As the cold finally creeps upon us I thought I would share my little porridge gold tips to keep you full, satiated, warm and well.
Yep, a whole blog on porridge! Why, cos it warrants it! BUT, not the same old blog on the health benefits of oats you may find elsewhere.
So many of my clients report porridge as their breakfast choice during winter and I am not surprised when they go on to explain that they are hungry just an hour after eating it. This then leaves them susceptible to the office morning tea and cake ritual, but also creates a situation that will see them battling cravings for the rest of the day.
But porridge is healthy you might say! It is on paper, but in today’s modern world it has many variables. Let me explain…
Oats are a carbohydrate. They is no denying this. Mostly, they are a complex carbohydrate but the glycemic index (GI) of oats changes when they are processed. This means that the way your body sees and uses the oats differs.
The slower it takes for your body to burn a food the lower the GI. Think of low GI foods as the large wooden logs on the fire that keep it burning all night long. High GI foods are the paper and twigs you start it with.
The type of porridge you have for breakfast matters:
Steel cut oats have a GI of 42
Whereas oatmeal is 58
Then instant oatmeal is up around 83.
When oats are processed, it removes some of the fibre which increases the speed in which the body chews it up.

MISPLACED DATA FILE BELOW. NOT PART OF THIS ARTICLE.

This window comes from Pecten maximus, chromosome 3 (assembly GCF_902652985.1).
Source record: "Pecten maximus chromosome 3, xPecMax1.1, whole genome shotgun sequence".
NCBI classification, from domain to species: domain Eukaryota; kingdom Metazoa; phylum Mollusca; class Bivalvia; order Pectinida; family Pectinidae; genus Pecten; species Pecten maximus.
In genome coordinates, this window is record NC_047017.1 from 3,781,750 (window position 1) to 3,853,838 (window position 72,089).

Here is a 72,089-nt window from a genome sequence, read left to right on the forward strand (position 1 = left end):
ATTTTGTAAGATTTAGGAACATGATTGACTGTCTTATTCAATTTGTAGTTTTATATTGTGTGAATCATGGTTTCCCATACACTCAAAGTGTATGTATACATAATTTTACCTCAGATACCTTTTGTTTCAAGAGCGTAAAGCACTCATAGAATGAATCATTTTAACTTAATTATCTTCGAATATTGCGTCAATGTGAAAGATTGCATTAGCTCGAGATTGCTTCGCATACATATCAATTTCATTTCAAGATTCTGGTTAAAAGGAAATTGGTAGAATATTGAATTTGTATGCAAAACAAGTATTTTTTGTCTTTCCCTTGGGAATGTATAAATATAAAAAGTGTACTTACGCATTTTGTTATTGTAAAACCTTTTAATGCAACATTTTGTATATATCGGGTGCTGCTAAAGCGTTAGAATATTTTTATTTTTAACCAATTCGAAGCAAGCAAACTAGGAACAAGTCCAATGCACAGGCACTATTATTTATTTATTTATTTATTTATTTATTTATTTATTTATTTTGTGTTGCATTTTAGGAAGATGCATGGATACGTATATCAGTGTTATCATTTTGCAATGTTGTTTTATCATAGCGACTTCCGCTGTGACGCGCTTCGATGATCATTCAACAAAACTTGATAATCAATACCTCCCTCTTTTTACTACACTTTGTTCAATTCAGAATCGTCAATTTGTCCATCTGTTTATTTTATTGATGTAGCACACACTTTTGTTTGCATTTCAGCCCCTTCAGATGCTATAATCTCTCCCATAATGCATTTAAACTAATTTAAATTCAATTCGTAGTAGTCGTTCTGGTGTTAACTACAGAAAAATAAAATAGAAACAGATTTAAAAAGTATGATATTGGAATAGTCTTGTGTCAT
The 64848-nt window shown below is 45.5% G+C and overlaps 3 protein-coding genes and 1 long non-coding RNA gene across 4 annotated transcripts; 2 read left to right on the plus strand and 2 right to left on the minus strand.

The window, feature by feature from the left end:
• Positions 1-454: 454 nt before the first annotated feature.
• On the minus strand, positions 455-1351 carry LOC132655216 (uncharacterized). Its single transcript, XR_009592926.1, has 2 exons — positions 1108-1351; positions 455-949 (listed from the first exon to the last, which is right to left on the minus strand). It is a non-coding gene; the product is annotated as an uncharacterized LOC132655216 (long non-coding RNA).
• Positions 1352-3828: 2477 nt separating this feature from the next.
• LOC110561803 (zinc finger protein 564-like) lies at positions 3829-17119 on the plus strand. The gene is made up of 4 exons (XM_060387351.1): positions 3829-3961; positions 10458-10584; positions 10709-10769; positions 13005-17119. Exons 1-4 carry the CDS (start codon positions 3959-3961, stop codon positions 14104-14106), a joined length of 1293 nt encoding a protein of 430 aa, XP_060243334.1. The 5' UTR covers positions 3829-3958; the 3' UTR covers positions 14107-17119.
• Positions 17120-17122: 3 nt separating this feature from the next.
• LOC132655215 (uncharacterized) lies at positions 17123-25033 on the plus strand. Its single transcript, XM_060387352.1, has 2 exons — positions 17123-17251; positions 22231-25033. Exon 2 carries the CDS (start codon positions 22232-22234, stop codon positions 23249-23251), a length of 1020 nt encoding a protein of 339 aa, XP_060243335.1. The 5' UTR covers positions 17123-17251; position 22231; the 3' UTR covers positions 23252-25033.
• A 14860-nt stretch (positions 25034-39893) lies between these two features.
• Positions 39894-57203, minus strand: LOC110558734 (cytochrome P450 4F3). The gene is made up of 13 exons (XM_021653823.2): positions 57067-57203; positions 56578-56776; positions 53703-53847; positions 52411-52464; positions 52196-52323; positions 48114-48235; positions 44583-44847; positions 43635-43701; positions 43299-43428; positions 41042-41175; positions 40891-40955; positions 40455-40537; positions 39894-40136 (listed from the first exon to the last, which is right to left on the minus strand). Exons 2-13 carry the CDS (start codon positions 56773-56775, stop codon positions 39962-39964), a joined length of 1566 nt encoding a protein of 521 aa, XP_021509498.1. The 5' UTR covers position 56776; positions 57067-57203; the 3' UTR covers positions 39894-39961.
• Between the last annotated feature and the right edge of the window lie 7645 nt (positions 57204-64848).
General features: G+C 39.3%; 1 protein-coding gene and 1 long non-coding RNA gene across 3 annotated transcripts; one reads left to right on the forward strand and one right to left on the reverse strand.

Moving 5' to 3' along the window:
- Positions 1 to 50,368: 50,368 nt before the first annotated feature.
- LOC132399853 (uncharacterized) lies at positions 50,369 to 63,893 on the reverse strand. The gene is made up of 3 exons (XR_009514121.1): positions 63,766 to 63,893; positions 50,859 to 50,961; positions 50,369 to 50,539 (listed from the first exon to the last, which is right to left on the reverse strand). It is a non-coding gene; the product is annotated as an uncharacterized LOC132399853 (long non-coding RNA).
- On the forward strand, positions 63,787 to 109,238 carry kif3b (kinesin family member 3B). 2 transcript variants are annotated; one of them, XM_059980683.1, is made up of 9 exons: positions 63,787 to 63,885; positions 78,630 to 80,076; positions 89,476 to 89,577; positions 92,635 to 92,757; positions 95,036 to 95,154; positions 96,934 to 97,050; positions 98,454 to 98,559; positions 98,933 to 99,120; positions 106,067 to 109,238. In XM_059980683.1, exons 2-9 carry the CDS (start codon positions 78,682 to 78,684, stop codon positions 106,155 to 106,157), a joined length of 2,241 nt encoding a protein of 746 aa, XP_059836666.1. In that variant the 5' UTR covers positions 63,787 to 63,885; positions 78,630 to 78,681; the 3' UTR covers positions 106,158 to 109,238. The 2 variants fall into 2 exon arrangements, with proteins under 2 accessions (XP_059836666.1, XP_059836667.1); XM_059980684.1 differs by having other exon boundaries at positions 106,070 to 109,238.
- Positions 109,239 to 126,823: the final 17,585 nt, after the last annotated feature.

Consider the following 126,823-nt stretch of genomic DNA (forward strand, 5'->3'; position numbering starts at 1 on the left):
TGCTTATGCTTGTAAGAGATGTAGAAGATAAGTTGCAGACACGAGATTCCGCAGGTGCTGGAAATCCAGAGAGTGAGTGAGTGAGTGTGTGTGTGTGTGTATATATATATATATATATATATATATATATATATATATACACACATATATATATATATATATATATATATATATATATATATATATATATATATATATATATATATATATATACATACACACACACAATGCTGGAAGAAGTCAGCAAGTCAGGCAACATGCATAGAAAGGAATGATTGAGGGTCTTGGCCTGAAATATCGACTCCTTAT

Also, what you put with your porridge matters.
Rather than add more carbohydrates to your oats why not try to balance it out a little? Fruit, sugar and light milk will add more twigs to that fast burning fire making it go out quickly, leaving you cold and hungry.
In our oats at home we opt for butter and cream. Don’t be shocked, we are not the first or the last. In Scotland this is how oats have been eaten for generations in a dish known as brose. Even Wikipedia agrees, stating that brose is very much like porridge but much more filling. Plus it is crazy yummy.
Don’t knock it til you try it! Non-dairy eaters could try coconut cream and tahini as good alternatives.
Up the ante for your oats by adding butter (or nut butter), cream, nuts, seeds, full fat milk or plant milk, coconut oil and/or protein powder and feel the difference it makes to your day.